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August 09, 1969 - Image 2

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Michigan Daily, 1969-08-09

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#n ga41 1
Seventy-eight years of editorial freedom
Edited and managed by students of the University of Michigan

Congress and the

broadcast lobby

420 Maynard St., Ann Arbor, Mich.

News Phone; 764-0552

Editorials printed in The Michigan Daily express the individual opinions of staff writers
or the editors. This must be noted in all reprints.




Nixon's welfare plan.

A few cup1
SIXTEEN HUNDRED dollars for a family
of four. That's about $400 per person
or about $1.10 per day. $1.10 is enough
for a few cups of coffee, perhaps a dough-
nut, and a token for an all-night subway
Looking beyond the alternately tough
and compassionate rhetoric of President
Nixon's welfare speech last night, it is
clear that the backbone of his new pro-
gram is this wholly inadequate $1600
family subsidy.
In some states, of course, the proposal
would constitute an improvement over
existing conditions. In Mississippi, for ex-
ample, only $39 is presently provided
each month for a family of four.
And there are other positive steps out-
lined in the President's plan. By elimi-
nating Aid to Dependent Children and
substituting the family subsidy plan, pro-
visions in existing laws which compel
fathers to leave families they can not
support would be eliminated. In addition,
the President's suggestion to graduate
decreases in welfare payments to pov-
erty-level families with small incomes is
a sound (though hardly innovative) re-
sponse to complaints that it is presently
impossible to work one's way off the
welfare rolls. Expansion of day care cen-
ter facilities would work toward the same
end. Hopefully, Congress will accept these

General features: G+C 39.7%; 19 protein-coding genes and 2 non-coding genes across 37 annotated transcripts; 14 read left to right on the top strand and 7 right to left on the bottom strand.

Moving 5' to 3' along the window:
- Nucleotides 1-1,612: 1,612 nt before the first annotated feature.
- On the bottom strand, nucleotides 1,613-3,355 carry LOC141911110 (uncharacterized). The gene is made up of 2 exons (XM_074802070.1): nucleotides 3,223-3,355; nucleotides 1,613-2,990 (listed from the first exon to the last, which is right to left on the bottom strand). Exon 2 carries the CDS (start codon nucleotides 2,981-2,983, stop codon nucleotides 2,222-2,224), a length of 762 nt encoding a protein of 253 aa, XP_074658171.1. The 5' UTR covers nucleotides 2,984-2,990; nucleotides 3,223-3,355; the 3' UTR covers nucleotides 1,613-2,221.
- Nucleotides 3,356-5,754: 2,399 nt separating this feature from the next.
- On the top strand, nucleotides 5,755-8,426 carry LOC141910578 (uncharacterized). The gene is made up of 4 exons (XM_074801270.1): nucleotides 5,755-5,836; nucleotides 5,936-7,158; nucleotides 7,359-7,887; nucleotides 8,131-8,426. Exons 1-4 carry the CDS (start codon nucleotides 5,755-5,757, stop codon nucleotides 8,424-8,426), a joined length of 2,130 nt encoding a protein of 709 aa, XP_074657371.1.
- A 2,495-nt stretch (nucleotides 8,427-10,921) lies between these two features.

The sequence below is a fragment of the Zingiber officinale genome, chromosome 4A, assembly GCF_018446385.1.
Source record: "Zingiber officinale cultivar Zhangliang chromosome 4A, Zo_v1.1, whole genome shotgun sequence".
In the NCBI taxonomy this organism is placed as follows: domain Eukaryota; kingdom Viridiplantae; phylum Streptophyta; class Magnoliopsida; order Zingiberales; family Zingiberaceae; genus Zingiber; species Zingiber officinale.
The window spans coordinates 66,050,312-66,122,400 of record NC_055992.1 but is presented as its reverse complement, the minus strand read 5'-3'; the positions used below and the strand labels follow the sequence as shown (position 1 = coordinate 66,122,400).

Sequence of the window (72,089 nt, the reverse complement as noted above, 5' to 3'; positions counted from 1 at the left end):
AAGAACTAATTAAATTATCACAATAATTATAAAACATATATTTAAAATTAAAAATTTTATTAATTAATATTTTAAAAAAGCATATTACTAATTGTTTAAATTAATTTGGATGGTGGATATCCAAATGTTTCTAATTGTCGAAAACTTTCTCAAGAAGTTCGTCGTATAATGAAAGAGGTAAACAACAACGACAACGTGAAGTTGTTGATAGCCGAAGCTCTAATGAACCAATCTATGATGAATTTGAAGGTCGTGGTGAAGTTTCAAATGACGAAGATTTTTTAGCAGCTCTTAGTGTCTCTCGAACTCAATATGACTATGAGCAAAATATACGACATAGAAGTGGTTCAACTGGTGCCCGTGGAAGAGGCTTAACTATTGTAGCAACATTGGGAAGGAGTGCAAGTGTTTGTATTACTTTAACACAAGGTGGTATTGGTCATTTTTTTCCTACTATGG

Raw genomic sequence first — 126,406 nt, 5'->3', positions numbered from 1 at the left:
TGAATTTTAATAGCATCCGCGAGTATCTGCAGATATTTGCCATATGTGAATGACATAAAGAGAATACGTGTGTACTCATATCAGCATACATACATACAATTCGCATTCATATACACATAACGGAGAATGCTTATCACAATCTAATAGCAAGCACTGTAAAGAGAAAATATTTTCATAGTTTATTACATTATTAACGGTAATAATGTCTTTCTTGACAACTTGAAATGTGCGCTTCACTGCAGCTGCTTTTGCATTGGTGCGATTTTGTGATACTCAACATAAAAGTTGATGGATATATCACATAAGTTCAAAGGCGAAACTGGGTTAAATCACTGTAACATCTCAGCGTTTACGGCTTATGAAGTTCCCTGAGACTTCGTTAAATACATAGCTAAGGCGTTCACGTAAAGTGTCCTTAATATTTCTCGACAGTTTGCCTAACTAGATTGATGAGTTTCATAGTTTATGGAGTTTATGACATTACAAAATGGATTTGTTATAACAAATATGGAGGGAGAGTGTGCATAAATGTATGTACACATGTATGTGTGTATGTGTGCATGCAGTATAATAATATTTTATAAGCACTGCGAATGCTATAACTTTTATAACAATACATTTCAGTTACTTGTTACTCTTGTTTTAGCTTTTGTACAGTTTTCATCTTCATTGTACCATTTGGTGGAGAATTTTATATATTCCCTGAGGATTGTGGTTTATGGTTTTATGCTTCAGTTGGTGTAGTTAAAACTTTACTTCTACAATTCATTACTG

reforms in the present welfare system.
BUT REFORMS are not enough. As the
President noted last night, there is a
crisis in the welfare system today. Un-

of coffee

fortunately, the President does not fully
understand the nature of the crisis.
The most fundamental problem facing
the welfare system today is the pitiful
lack of monetary support which it has
received from federal and state govern-
ments. In this state, for example, welfare
payments are based on 1961 cost of liv-
ing statistics.
But, by and large, there is little the
states can do. Plagued by antiquated rev-
enue systems and conservative legisla-
tures, state governments have, in general,
been unable or unwilling to provide ade-
quate funds for welfare.
Thus, as has been the case with civil
rights and voting rights in the past, it
becomes the responsibility of the federal
government to provide the necessary
funds and guidelines.
But the President's proposal, far from
taking this step, still leaves the states
with the final determination of the size
of welfare payments. Very likely, a num-
ber of states will choose not to add funds
to the $1600 per family. And there is
nothing in Nixon's plan which would in-
duce them to do so.
THE ULTIMATE solution can only be a
dramatic takeover of all welfare fund-
ing by the federal government. Only in
this way, can welfare payments become
sufficiently high to provide adequate
food, clothing and housing for the
nation's poor.

Associate Editorial Director 1968-69
ADMIRERS describe S e n a t o r
John Pastore of Rhode Island
as "peppery."
Pastore, basing his support on